House Votes to Remove Green Card Caps

Bill creates a first-come, first-served employment-based green card system

Roy Maurer By Roy Maurer July 10, 2019
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​The U.S. House of Representatives voted July 10 to eliminate limits on the percentage of employment-based green cards awarded to immigrants from any one country.

The legislation would expedite the flow of high-skilled workers from countries such as India and China who face inordinately long waits for employment-based green cards and would clear the wait list in less than a decade, resulting in happier workers and reduced turnover, especially in the tech industry. But the bill would also lengthen wait times for immigrant workers from other countries.

Currently each country is allotted up to 7 percent of the 140,000 employment-based green cards issued per year. This limitation was imposed to prevent one country or a handful of countries from dominating the flow of employment-based immigration to the United States.

But "per-country limits and low annual limits—about half of which go to dependents—combine to create long wait times for immigrants, with waits for Indians the longest," said Stuart Anderson, executive director of the National Foundation for American Policy, a public-policy research organization based in Arlington, Va.

Rep. Zoe Lofgren, D-Calif., the bill's sponsor, said that the combination of long backlogs and per-country limits on green cards prevents U.S. employers from accessing and retaining the employees they need to stay competitive.

The changes would apply beginning with fiscal year (FY) 2020, which starts Oct. 1, and would apply to:

  • EB-2 visas, for workers with advanced degrees or exceptional ability.
  • EB-3 visas, for skilled workers and professionals.

Transition Years

Because there are so many Indian nationals waiting for green cards, eliminating the ceiling could conceivably mean that green cards would almost entirely go to Indians for years to come.

To alleviate that concern, at least upfront, the legislation guarantees workers from other countries approved for employment-based green cards before the bill's enactment would receive them on time as promised, as well as a three-year transition period (FY 2020-2022) that reserves green cards for immigrants from other countries while the Indian backlog is reduced.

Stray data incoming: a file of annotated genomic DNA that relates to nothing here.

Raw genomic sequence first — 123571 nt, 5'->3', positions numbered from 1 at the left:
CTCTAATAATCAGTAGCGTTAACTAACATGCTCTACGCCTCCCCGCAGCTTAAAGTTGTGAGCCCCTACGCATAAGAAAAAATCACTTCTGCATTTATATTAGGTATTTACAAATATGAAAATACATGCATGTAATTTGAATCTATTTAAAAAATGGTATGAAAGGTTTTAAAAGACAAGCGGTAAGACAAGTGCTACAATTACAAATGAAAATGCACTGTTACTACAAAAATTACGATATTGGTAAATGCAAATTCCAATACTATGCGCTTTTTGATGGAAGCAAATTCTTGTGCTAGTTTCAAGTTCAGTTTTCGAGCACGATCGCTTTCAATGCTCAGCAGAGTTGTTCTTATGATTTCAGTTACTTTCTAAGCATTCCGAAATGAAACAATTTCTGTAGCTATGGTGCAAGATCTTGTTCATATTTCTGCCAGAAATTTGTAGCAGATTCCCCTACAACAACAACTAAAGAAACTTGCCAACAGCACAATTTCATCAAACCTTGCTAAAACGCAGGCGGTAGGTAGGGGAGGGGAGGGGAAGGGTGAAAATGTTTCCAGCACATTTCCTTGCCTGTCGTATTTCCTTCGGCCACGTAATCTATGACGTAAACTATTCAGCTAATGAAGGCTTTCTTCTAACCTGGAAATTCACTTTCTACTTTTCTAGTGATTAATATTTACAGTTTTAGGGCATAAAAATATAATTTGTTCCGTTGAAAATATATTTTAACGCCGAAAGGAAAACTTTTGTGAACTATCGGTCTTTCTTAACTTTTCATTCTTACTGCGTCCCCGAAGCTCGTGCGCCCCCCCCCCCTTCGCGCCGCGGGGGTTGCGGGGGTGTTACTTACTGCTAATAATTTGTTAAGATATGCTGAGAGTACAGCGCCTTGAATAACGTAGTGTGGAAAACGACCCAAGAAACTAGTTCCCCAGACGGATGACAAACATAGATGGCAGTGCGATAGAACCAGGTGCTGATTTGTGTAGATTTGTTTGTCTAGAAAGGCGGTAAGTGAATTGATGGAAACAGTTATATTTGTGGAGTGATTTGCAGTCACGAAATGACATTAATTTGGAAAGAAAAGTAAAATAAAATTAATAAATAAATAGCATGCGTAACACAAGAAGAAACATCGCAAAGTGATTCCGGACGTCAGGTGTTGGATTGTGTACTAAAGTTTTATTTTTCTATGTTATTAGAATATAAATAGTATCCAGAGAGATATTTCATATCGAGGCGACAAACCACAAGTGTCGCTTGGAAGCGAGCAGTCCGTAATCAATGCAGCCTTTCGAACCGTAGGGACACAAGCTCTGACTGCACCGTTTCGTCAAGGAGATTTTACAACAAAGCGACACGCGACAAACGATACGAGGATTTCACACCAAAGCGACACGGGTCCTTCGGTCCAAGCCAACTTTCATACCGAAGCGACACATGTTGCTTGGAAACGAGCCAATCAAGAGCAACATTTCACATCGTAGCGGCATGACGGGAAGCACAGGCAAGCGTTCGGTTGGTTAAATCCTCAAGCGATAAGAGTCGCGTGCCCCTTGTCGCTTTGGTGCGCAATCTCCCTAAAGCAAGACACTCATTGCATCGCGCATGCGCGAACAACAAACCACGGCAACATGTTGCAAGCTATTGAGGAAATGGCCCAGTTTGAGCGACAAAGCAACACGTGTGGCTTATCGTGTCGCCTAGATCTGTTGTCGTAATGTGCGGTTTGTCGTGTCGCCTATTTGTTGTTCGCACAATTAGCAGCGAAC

In FY 2020, 15 percent of the green cards offered under the EB-2 and EB-3 categories would be reserved for natives of countries other than India and China. The allotment would drop to 10 percent in FY 2021 and FY 2022. No more than 25 percent of each year's reserved allotment could go to natives of any single country.

After the transition period, Indian immigrants would get the vast majority of the employment green cards for roughly a decade to clear out their backlog. And after that, because the number of employment-based green cards is limited, and the number of applicants exceeds the number of green cards available, new backlogs will likely develop in the future for workers from all parts of the world.

Supporters of the bill include the U.S. Chamber of Commerce, the National Association of Manufacturers, the Society for Human Resource Management (SHRM) and employers in the technology industry, which rely on the H-1B visa workers who adjust to employment-based green cards—many of whom are currently stuck in the backlogs.

SHRM advocated for the bipartisan legislation in the House and called its passage an important first step in addressing workplace immigration issues.

"Eliminating employment per-country caps will create a first-come, first-served green card system, putting talent and skills first so we can meet the current and future workforce needs of this country," SHRM said in a press release.

[SHRM members-only toolkit: Obtaining U.S. Employment Visas]

Future Prospects

The companion measure in the Senate, which gives the Labor Department more enforcement authority over the H-1B visa program, was blocked last month by Sen. Rand Paul, R-Ky. Paul sought a special exception to provide green cards to nurses, one occupation particularly disadvantaged by the green card change, because they're not eligible for H-1B visas. Senators from both parties have since placed holds on the bill, preventing it from advancing.

The Trump administration has also been cold to the measure, with officials in the Department of Homeland Security's Office of Legislative Affairs signaling that the White House does not support it.

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